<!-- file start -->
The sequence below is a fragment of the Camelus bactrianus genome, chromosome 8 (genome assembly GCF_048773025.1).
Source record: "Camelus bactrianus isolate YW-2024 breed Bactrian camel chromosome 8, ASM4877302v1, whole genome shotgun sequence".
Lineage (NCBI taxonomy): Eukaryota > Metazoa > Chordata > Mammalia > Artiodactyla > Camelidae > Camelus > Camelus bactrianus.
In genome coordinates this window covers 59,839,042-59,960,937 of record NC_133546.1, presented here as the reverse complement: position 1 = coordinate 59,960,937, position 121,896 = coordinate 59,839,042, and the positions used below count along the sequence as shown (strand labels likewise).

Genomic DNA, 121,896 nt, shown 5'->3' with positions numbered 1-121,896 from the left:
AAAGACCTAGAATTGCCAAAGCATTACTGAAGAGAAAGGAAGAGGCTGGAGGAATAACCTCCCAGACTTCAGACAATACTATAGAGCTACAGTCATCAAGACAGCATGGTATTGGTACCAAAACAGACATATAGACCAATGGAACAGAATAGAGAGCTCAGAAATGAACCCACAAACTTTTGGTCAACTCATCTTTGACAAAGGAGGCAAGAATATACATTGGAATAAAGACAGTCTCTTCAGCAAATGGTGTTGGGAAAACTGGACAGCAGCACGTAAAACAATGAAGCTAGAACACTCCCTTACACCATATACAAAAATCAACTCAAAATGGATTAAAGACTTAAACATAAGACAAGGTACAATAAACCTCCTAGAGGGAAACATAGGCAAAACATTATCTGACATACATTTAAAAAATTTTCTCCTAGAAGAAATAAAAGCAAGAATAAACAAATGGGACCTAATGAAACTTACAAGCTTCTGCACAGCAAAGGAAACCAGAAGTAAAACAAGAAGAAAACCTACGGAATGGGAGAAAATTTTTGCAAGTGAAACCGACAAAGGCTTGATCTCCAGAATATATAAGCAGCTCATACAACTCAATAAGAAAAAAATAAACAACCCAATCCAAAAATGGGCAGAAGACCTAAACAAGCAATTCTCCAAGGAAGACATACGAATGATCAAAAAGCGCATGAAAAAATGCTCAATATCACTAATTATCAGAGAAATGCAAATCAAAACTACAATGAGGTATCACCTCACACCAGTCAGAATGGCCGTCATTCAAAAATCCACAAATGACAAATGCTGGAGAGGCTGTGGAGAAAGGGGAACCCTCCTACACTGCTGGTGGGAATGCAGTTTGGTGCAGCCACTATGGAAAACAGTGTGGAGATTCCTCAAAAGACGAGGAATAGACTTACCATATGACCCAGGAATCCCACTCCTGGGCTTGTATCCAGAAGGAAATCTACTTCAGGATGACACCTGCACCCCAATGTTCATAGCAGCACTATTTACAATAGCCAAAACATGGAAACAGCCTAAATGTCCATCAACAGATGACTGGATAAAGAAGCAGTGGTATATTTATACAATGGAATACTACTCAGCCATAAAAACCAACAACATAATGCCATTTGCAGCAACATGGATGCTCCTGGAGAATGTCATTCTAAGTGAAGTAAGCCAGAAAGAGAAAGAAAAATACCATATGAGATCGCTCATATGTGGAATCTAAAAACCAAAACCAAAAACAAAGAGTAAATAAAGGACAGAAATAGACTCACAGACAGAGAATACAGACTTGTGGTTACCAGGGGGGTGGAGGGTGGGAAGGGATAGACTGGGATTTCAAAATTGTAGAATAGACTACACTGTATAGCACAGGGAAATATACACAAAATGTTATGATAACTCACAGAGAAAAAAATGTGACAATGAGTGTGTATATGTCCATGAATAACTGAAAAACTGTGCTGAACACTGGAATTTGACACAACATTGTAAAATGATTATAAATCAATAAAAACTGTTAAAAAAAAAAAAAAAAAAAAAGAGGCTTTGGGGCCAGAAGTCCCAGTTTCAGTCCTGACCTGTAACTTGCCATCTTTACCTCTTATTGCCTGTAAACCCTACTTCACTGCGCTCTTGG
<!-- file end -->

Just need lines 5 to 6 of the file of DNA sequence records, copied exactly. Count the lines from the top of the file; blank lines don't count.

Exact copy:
Genomic DNA, 121,896 nt, shown 5'->3' with positions numbered 1-121,896 from the left:
AAAGACCTAGAATTGCCAAAGCATTACTGAAGAGAAAGGAAGAGGCTGGAGGAATAACCTCCCAGACTTCAGACAATACTATAGAGCTACAGTCATCAAGACAGCATGGTATTGGTACCAAAACAGACATATAGACCAATGGAACAGAATAGAGAGCTCAGAAATGAACCCACAAACTTTTGGTCAACTCATCTTTGACAAAGGAGGCAAGAATATACATTGGAATAAAGACAGTCTCTTCAGCAAATGGTGTTGGGAAAACTGGACAGCAGCACGTAAAACAATGAAGCTAGAACACTCCCTTACACCATATACAAAAATCAACTCAAAATGGATTAAAGACTTAAACATAAGACAAGGTACAATAAACCTCCTAGAGGGAAACATAGGCAAAACATTATCTGACATACATTTAAAAAATTTTCTCCTAGAAGAAATAAAAGCAAGAATAAACAAATGGGACCTAATGAAACTTACAAGCTTCTGCACAGCAAAGGAAACCAGAAGTAAAACAAGAAGAAAACCTACGGAATGGGAGAAAATTTTTGCAAGTGAAACCGACAAAGGCTTGATCTCCAGAATATATAAGCAGCTCATACAACTCAATAAGAAAAAAATAAACAACCCAATCCAAAAATGGGCAGAAGACCTAAACAAGCAATTCTCCAAGGAAGACATACGAATGATCAAAAAGCGCATGAAAAAATGCTCAATATCACTAATTATCAGAGAAATGCAAATCAAAACTACAATGAGGTATCACCTCACACCAGTCAGAATGGCCGTCATTCAAAAATCCACAAATGACAAATGCTGGAGAGGCTGTGGAGAAAGGGGAACCCTCCTACACTGCTGGTGGGAATGCAGTTTGGTGCAGCCACTATGGAAAACAGTGTGGAGATTCCTCAAAAGACGAGGAATAGACTTACCATATGACCCAGGAATCCCACTCCTGGGCTTGTATCCAGAAGGAAATCTACTTCAGGATGACACCTGCACCCCAATGTTCATAGCAGCACTATTTACAATAGCCAAAACATGGAAACAGCCTAAATGTCCATCAACAGATGACTGGATAAAGAAGCAGTGGTATATTTATACAATGGAATACTACTCAGCCATAAAAACCAACAACATAATGCCATTTGCAGCAACATGGATGCTCCTGGAGAATGTCATTCTAAGTGAAGTAAGCCAGAAAGAGAAAGAAAAATACCATATGAGATCGCTCATATGTGGAATCTAAAAACCAAAACCAAAAACAAAGAGTAAATAAAGGACAGAAATAGACTCACAGACAGAGAATACAGACTTGTGGTTACCAGGGGGGTGGAGGGTGGGAAGGGATAGACTGGGATTTCAAAATTGTAGAATAGACTACACTGTATAGCACAGGGAAATATACACAAAATGTTATGATAACTCACAGAGAAAAAAATGTGACAATGAGTGTGTATATGTCCATGAATAACTGAAAAACTGTGCTGAACACTGGAATTTGACACAACATTGTAAAATGATTATAAATCAATAAAAACTGTTAAAAAAAAAAAAAAAAAAAAAGAGGCTTTGGGGCCAGAAGTCCCAGTTTCAGTCCTGACCTGTAACTTGCCATCTTTACCTCTTATTGCCTGTAAACCCTACTTCACTGCGCTCTTGG